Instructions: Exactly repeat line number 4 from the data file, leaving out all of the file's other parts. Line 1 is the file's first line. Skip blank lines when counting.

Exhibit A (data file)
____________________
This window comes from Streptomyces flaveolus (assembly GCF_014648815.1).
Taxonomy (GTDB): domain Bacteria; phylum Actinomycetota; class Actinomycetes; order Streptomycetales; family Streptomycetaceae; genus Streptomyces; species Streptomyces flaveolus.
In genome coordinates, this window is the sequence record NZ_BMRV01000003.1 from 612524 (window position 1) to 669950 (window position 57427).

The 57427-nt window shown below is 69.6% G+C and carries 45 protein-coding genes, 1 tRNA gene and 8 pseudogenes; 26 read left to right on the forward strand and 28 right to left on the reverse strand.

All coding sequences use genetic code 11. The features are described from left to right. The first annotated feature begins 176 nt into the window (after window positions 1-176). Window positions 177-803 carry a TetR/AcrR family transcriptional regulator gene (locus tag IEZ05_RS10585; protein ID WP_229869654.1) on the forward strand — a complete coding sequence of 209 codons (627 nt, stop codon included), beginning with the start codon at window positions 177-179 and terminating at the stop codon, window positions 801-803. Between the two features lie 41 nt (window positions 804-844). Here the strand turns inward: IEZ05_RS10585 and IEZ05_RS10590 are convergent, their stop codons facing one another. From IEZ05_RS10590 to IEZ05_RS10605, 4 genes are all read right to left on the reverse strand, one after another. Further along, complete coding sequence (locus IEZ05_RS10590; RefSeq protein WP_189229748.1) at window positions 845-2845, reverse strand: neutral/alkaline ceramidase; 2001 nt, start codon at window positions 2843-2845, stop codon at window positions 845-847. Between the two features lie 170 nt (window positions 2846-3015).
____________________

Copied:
The 57427-nt window shown below is 69.6% G+C and carries 45 protein-coding genes, 1 tRNA gene and 8 pseudogenes; 26 read left to right on the forward strand and 28 right to left on the reverse strand.